Abstract P335: Building Assessment Tools for Unrecognized Myocardial Infarction: The REasons for Geographic and Racial Differences in Stroke Study
Introduction: People with unrecognized myocardial infarction (UMI) have elevated risk for cardiovascular events and death. Population-wide electrocardiogram screening for detection of UMI would be resource intensive. We therefore sought to develop assessment tools for targeted UMI screening.
Methods: Using logistic regression and a backward selection procedure, we developed two models among 16,653 participants without coronary revascularization or known myocardial infarction in the REasons for Geographic and Racial Differences in Stroke (REGARDS) study. UMI was defined as electrocardiogram evidence (using the Minnesota Code system) of myocardial infarction without a self-reported history (n = 740). The basic model used demographics, self-reported medical history, blood pressure, and body mass index; the expanded model used information on 51 potential variables including health behaviors, clinical measurements, and participant-reported health scales and symptoms.
Results: The basic model had a c-statistic of 0.638 (95% CI 0.617 − 0.659) and included age, race, smoking status, body mass index, systolic blood pressure, transient ischemic attack, deep vein thrombosis, falls, diabetes, and hypertension. The expanded model had a c-statistic of 0.654 (95% CI 0.634−0.674) and included age, race, income, smoking status, self-reported hypertension, unrecognized dyslipidemia, perceived stress score, waking at night due to breathlessness, body mass index and body mass index squared, HDL cholesterol squared, systolic blood pressure, albumin:creatinine ratio, heart rate, and heart rate squared. The Framingham coronary heart disease risk score had a c-statistic of 0.587 (95% CI 0.566−0.609).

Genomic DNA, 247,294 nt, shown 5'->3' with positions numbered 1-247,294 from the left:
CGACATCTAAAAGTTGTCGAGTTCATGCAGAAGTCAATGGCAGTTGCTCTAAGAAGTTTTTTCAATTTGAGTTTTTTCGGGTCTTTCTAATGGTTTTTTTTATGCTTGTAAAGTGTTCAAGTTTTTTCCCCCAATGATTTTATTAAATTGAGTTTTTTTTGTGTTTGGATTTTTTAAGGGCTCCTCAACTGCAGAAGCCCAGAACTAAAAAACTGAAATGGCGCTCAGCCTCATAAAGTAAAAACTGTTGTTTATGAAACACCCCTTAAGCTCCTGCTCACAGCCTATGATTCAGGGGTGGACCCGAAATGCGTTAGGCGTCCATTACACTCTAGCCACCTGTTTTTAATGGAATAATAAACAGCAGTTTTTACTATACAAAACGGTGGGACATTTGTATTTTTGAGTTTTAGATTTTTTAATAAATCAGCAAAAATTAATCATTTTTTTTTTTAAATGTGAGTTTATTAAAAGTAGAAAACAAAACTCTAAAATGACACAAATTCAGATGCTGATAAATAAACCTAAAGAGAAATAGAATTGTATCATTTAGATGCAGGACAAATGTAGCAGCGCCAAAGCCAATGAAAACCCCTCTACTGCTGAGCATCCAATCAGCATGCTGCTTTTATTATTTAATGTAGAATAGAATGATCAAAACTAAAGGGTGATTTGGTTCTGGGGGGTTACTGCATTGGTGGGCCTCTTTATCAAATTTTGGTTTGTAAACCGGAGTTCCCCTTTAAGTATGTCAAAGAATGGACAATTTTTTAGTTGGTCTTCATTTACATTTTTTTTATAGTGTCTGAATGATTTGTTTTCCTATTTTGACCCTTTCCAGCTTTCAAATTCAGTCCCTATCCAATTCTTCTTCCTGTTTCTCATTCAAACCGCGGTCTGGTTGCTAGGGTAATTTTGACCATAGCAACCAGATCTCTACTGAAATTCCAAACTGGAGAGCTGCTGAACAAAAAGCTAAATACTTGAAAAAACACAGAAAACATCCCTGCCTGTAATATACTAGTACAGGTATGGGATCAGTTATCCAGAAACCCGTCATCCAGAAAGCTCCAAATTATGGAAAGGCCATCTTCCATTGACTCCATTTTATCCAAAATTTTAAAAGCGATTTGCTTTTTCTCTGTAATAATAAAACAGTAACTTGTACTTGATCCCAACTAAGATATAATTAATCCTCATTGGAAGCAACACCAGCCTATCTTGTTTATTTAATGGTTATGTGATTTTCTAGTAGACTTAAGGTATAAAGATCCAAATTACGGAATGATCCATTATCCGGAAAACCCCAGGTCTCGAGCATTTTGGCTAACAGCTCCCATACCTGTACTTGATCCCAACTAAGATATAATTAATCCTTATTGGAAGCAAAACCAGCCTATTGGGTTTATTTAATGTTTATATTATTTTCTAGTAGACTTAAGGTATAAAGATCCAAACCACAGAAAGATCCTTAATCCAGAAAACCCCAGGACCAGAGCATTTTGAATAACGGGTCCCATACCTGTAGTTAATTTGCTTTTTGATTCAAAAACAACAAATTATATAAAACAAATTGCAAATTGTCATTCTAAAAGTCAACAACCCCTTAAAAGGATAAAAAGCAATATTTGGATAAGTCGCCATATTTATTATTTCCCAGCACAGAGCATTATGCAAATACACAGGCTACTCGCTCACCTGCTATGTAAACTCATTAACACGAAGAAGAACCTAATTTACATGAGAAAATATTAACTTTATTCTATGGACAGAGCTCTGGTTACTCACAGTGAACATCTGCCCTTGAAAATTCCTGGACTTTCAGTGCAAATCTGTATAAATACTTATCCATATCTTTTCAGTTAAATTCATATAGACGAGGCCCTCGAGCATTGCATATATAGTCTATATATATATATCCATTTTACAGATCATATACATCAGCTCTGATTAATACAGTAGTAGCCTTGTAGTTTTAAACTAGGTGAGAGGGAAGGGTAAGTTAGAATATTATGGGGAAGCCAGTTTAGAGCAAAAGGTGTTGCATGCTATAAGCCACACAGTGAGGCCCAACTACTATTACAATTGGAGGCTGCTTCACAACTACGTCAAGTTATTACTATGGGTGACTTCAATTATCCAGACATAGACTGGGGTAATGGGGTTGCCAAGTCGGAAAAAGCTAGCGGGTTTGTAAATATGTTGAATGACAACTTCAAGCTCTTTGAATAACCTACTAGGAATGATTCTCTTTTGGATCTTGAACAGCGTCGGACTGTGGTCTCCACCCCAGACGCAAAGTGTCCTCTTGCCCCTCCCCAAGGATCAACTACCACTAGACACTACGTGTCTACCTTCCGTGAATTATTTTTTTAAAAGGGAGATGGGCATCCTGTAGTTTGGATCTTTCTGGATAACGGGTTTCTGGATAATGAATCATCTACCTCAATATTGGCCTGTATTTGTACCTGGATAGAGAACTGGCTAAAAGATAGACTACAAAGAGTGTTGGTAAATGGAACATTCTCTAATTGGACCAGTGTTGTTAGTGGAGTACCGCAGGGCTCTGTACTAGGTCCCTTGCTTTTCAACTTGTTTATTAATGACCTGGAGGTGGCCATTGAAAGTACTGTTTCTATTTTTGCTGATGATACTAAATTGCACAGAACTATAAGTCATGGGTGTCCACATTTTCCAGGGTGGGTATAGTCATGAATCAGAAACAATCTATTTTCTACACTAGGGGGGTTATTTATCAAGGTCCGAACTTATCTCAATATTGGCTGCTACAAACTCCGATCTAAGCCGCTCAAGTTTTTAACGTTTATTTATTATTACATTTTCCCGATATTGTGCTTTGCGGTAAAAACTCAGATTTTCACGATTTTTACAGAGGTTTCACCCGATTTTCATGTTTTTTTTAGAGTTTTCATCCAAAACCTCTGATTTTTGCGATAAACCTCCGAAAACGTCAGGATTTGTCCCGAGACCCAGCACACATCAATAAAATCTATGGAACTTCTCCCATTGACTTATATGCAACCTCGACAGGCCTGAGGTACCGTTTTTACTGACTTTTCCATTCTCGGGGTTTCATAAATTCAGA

Conclusions: Even with a large number of potential risk factors, the models did not provide sufficient discrimination to warrant use as an assessment tool. Identifying individuals at high risk of UMI for further screening using an assessment tool may be challenging.
- © 2012 by American Heart Association, Inc.